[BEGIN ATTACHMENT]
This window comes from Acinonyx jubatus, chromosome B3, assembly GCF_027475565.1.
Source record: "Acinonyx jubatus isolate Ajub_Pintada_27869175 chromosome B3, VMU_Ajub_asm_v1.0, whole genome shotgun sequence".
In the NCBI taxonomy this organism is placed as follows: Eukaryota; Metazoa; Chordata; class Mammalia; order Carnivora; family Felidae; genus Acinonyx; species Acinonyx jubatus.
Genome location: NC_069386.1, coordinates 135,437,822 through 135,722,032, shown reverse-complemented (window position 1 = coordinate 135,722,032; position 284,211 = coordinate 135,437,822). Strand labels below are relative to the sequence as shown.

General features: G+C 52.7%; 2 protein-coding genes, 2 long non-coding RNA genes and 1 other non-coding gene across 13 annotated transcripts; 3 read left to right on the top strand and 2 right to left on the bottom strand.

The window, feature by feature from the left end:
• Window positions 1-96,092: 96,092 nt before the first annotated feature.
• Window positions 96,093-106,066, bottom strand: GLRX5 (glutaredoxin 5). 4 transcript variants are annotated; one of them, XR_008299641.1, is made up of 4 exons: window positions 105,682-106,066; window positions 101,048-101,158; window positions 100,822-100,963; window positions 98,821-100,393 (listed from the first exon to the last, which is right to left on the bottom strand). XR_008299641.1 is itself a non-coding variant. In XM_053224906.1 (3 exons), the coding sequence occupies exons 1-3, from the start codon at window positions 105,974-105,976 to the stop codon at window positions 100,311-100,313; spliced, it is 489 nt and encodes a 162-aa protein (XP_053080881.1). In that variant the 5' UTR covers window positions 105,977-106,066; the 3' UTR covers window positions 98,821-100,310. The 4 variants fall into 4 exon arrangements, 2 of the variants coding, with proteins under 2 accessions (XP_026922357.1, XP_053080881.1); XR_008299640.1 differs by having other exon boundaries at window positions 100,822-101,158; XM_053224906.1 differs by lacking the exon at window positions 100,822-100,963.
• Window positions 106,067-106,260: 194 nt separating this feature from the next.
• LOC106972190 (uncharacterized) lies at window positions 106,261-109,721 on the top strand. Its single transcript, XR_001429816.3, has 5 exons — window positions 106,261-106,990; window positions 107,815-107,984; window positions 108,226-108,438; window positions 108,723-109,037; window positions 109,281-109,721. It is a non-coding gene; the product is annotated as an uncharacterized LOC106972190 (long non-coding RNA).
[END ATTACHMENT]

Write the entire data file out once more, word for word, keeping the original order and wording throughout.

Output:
This window comes from Acinonyx jubatus, chromosome B3, assembly GCF_027475565.1.
Source record: "Acinonyx jubatus isolate Ajub_Pintada_27869175 chromosome B3, VMU_Ajub_asm_v1.0, whole genome shotgun sequence".
In the NCBI taxonomy this organism is placed as follows: Eukaryota; Metazoa; Chordata; class Mammalia; order Carnivora; family Felidae; genus Acinonyx; species Acinonyx jubatus.
Genome location: NC_069386.1, coordinates 135,437,822 through 135,722,032, shown reverse-complemented (window position 1 = coordinate 135,722,032; position 284,211 = coordinate 135,437,822). Strand labels below are relative to the sequence as shown.

General features: G+C 52.7%; 2 protein-coding genes, 2 long non-coding RNA genes and 1 other non-coding gene across 13 annotated transcripts; 3 read left to right on the top strand and 2 right to left on the bottom strand.

The window, feature by feature from the left end:
• Window positions 1-96,092: 96,092 nt before the first annotated feature.
• Window positions 96,093-106,066, bottom strand: GLRX5 (glutaredoxin 5). 4 transcript variants are annotated; one of them, XR_008299641.1, is made up of 4 exons: window positions 105,682-106,066; window positions 101,048-101,158; window positions 100,822-100,963; window positions 98,821-100,393 (listed from the first exon to the last, which is right to left on the bottom strand). XR_008299641.1 is itself a non-coding variant. In XM_053224906.1 (3 exons), the coding sequence occupies exons 1-3, from the start codon at window positions 105,974-105,976 to the stop codon at window positions 100,311-100,313; spliced, it is 489 nt and encodes a 162-aa protein (XP_053080881.1). In that variant the 5' UTR covers window positions 105,977-106,066; the 3' UTR covers window positions 98,821-100,310. The 4 variants fall into 4 exon arrangements, 2 of the variants coding, with proteins under 2 accessions (XP_026922357.1, XP_053080881.1); XR_008299640.1 differs by having other exon boundaries at window positions 100,822-101,158; XM_053224906.1 differs by lacking the exon at window positions 100,822-100,963.
• Window positions 106,067-106,260: 194 nt separating this feature from the next.
• LOC106972190 (uncharacterized) lies at window positions 106,261-109,721 on the top strand. Its single transcript, XR_001429816.3, has 5 exons — window positions 106,261-106,990; window positions 107,815-107,984; window positions 108,226-108,438; window positions 108,723-109,037; window positions 109,281-109,721. It is a non-coding gene; the product is annotated as an uncharacterized LOC106972190 (long non-coding RNA).